Throughout the TV industry there are ongoing trends of greater investment and fewer people watching TV, causing a year-on-year congestion in availabilities. Nowhere is this trend more pronounced than the Nordic countries, where nearly every month of the year is completely sold out. In these situations, sales houses (understandably) focus on their annual contracted advertisers, this means that there is rarely any late space and, while it is not yet common, this can result in your campaign being cancelled or reduced even after your booking has been accepted from the sales houses.
The simplest way of combating this to have your own annual agreement in place, but how do they work and what are the pros and cons of such an approach? Although it does of course vary slightly market-on-market, the basics remain the same:
- Cheaper rates: The first and, for some clients, most important is the improvement in cost. The more you commit the cheaper your rates will become.
- More flexible booking deadlines: In many regions, the booking deadlines are extended for a week for contracted advertisers.
- Guaranteed inventory: It negates the chance of any campaigns being affected by over-booking.
- Committed spend: The main aspects that make most clients uncomfortable is the spend they have to commit, this doesn’t allow for a change in strategy or unforeseen circumstances.
- Can affect flexibility: In some markets, part of your agreement is your buying audience, which heavily impacts what stations you can buy. Also, your budgets between sales houses become more fixed, meaning you can be less reactive with budget shifts between sales houses.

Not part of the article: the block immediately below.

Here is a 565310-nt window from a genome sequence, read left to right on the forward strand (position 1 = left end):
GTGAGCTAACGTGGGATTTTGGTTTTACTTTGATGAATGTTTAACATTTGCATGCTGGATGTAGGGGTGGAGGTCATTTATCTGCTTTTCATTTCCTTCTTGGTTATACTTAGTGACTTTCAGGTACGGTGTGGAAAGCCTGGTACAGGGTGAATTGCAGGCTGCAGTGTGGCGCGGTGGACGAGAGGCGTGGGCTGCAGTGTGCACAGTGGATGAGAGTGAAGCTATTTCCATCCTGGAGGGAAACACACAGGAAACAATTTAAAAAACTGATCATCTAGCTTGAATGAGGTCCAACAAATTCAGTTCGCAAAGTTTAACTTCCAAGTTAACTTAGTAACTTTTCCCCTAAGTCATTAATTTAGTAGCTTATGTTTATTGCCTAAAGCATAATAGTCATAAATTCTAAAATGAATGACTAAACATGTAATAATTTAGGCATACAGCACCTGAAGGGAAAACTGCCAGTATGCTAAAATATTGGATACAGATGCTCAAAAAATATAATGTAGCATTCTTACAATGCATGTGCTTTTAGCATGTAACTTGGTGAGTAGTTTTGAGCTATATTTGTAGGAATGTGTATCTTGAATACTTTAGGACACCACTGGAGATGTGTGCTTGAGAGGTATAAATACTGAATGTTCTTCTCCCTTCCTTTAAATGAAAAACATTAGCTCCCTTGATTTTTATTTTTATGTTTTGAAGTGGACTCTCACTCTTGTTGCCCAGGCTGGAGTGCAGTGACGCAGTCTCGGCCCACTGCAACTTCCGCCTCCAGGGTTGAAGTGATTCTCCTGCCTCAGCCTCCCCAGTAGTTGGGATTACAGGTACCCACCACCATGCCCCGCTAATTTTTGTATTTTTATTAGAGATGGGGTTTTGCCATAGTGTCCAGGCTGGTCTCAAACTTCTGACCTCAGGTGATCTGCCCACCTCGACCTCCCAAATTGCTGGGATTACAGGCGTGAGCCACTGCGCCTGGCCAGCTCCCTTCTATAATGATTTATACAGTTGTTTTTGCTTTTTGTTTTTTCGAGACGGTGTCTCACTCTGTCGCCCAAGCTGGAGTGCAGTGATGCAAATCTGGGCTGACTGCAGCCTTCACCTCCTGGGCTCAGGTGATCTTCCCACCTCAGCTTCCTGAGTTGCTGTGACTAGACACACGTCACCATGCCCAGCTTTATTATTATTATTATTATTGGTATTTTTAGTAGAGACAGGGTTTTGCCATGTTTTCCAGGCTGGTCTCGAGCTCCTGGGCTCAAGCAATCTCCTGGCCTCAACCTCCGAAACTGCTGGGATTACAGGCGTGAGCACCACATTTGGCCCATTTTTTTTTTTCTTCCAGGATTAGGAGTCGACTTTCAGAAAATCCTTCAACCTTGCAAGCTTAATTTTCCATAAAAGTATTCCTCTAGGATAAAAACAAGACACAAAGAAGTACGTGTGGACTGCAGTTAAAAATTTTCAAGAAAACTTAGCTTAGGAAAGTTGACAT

- Potential for penalty: Failure to meet an agreement can result in a heavy penalty, and make it more expensive long term than ad hoc buying.
- Can’t negotiate costs on a campaign by campaign basis: Although your total costs are lower, you can’t take advantage of high inventory months and any (rare) late space deals.
All Response Media Viewpoint
Whether or not an annual agreement is for you depends highly on each individual advertiser’s circumstances and also which market you plan to be active in.
In countries such as Italy and Netherlands, inventory is rarely a problem so many prefer to stick to buying ad hoc, particularly if their spends are lower, so they’d see little benefit from a cost standpoint.
In the Nordic countries however it is slowly becoming the ideal scenario to be assured of airtime, and is certainly something all clients with larger spends should be at least considering.
We understand that annual agreements are often not practical from our clients’ perspectives, due to the required flexibility on spends and in between individual markets. However, there needs to be an understanding that availability issues can and likely will happen, and that is the risk we take.